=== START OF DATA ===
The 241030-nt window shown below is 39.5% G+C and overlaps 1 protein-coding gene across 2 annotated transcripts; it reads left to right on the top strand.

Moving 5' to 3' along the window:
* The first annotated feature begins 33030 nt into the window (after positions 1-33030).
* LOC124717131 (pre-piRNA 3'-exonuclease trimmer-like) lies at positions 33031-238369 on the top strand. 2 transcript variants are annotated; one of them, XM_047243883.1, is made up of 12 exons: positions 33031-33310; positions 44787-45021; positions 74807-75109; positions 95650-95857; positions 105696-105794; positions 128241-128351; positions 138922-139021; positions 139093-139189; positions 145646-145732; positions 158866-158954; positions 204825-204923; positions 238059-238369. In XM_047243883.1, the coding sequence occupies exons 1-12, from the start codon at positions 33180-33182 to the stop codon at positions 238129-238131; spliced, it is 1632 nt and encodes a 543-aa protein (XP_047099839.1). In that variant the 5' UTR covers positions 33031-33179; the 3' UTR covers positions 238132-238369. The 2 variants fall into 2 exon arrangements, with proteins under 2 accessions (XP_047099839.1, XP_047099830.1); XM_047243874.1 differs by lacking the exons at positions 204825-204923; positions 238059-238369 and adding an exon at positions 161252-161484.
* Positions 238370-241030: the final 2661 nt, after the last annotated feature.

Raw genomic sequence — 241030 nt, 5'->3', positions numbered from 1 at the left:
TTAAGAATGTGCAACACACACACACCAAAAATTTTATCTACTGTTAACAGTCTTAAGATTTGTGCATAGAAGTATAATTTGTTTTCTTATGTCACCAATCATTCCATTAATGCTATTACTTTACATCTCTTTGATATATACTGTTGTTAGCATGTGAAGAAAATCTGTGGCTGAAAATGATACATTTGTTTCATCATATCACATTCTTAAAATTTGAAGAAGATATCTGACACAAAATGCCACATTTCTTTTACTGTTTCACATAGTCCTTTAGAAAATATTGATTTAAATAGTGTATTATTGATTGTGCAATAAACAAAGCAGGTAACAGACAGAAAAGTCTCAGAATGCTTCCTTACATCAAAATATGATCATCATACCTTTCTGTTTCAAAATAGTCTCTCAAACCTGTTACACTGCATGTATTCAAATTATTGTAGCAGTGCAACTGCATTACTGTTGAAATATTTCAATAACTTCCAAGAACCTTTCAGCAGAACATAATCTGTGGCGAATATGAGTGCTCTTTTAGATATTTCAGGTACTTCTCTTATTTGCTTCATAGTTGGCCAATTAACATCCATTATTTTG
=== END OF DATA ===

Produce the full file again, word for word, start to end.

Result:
The 241030-nt window shown below is 39.5% G+C and overlaps 1 protein-coding gene across 2 annotated transcripts; it reads left to right on the top strand.

Moving 5' to 3' along the window:
* The first annotated feature begins 33030 nt into the window (after positions 1-33030).
* LOC124717131 (pre-piRNA 3'-exonuclease trimmer-like) lies at positions 33031-238369 on the top strand. 2 transcript variants are annotated; one of them, XM_047243883.1, is made up of 12 exons: positions 33031-33310; positions 44787-45021; positions 74807-75109; positions 95650-95857; positions 105696-105794; positions 128241-128351; positions 138922-139021; positions 139093-139189; positions 145646-145732; positions 158866-158954; positions 204825-204923; positions 238059-238369. In XM_047243883.1, the coding sequence occupies exons 1-12, from the start codon at positions 33180-33182 to the stop codon at positions 238129-238131; spliced, it is 1632 nt and encodes a 543-aa protein (XP_047099839.1). In that variant the 5' UTR covers positions 33031-33179; the 3' UTR covers positions 238132-238369. The 2 variants fall into 2 exon arrangements, with proteins under 2 accessions (XP_047099839.1, XP_047099830.1); XM_047243874.1 differs by lacking the exons at positions 204825-204923; positions 238059-238369 and adding an exon at positions 161252-161484.
* Positions 238370-241030: the final 2661 nt, after the last annotated feature.

Raw genomic sequence — 241030 nt, 5'->3', positions numbered from 1 at the left:
TTAAGAATGTGCAACACACACACACCAAAAATTTTATCTACTGTTAACAGTCTTAAGATTTGTGCATAGAAGTATAATTTGTTTTCTTATGTCACCAATCATTCCATTAATGCTATTACTTTACATCTCTTTGATATATACTGTTGTTAGCATGTGAAGAAAATCTGTGGCTGAAAATGATACATTTGTTTCATCATATCACATTCTTAAAATTTGAAGAAGATATCTGACACAAAATGCCACATTTCTTTTACTGTTTCACATAGTCCTTTAGAAAATATTGATTTAAATAGTGTATTATTGATTGTGCAATAAACAAAGCAGGTAACAGACAGAAAAGTCTCAGAATGCTTCCTTACATCAAAATATGATCATCATACCTTTCTGTTTCAAAATAGTCTCTCAAACCTGTTACACTGCATGTATTCAAATTATTGTAGCAGTGCAACTGCATTACTGTTGAAATATTTCAATAACTTCCAAGAACCTTTCAGCAGAACATAATCTGTGGCGAATATGAGTGCTCTTTTAGATATTTCAGGTACTTCTCTTATTTGCTTCATAGTTGGCCAATTAACATCCATTATTTTG